Historical search engines
We all know what a search engine is. You may well have found this article by using one. And it's not our intention to document their history, though we do want to pay homage to ones you may never have used.
Archie, for example, is credited by pretty much everyone as the first search engine, and was created in 1990 by Alan Emtage. You could argue that the 'Integrated Information Management' system created by Steve Myers in 1985 was truly the first, but it was never a Web search tool, as it was used by a business for internal system searching, based on keywords and documents they reference.
One of the first three Web engines you may recall is HotBot, which launched in 1996 and was the Inktomi database creators' first commercial customer. What you might not be aware of is that it was owned and operated by Wired magazine. It's still knocking about and primarily uses the Yahoo Web directory.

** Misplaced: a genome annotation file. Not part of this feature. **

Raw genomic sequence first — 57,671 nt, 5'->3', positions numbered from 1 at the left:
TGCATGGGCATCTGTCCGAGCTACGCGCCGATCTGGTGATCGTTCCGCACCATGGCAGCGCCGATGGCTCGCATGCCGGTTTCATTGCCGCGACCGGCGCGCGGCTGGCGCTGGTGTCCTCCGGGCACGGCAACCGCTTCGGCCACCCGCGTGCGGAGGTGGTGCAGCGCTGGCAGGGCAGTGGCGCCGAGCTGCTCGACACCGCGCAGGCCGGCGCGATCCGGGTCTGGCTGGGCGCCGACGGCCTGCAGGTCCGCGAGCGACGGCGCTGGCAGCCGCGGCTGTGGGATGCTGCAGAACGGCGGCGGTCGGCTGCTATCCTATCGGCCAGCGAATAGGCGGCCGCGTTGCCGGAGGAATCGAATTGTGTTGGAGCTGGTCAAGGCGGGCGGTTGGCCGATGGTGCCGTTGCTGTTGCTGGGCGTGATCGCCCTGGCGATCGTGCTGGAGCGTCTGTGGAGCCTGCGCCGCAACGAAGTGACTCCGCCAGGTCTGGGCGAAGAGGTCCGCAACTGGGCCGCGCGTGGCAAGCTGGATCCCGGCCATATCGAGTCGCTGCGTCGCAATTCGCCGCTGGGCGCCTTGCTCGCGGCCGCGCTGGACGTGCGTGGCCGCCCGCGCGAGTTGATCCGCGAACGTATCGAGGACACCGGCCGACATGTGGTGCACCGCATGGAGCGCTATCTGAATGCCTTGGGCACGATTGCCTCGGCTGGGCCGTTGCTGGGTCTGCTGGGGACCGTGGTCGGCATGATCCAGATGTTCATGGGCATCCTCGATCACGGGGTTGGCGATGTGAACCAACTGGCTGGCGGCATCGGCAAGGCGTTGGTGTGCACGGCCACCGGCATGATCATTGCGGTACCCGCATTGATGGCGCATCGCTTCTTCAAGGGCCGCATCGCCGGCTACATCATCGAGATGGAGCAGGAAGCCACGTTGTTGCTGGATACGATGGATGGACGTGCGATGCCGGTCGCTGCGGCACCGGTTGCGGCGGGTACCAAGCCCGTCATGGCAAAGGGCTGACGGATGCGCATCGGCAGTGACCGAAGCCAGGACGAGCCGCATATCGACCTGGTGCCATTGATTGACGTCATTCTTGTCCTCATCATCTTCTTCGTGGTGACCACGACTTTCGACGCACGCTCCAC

You may not even remember 1998's DirectHit.com, but it ranked search results based on what links users clicked on, how long they stayed on the page they were directed to, and whether or not they returned to the search results listing to find a more appropriate link. Its demise came after a timely acquisition by what was then Ask Jeeves, circa 2000.
And let's not forget All The Web -- an engine based on technology developed by FAST (Fast Search & Transfer), a result of research at the Norwegian University of Science and Technology. Launched fully in 1999, All The Web became a respected player in the search market for a brief period. It was ultimately bought by Overture, which also bought AltaVista. Overture itself was subsequently acquired by Yahoo and All The Web now mirrors the results generated by Yahoo searches.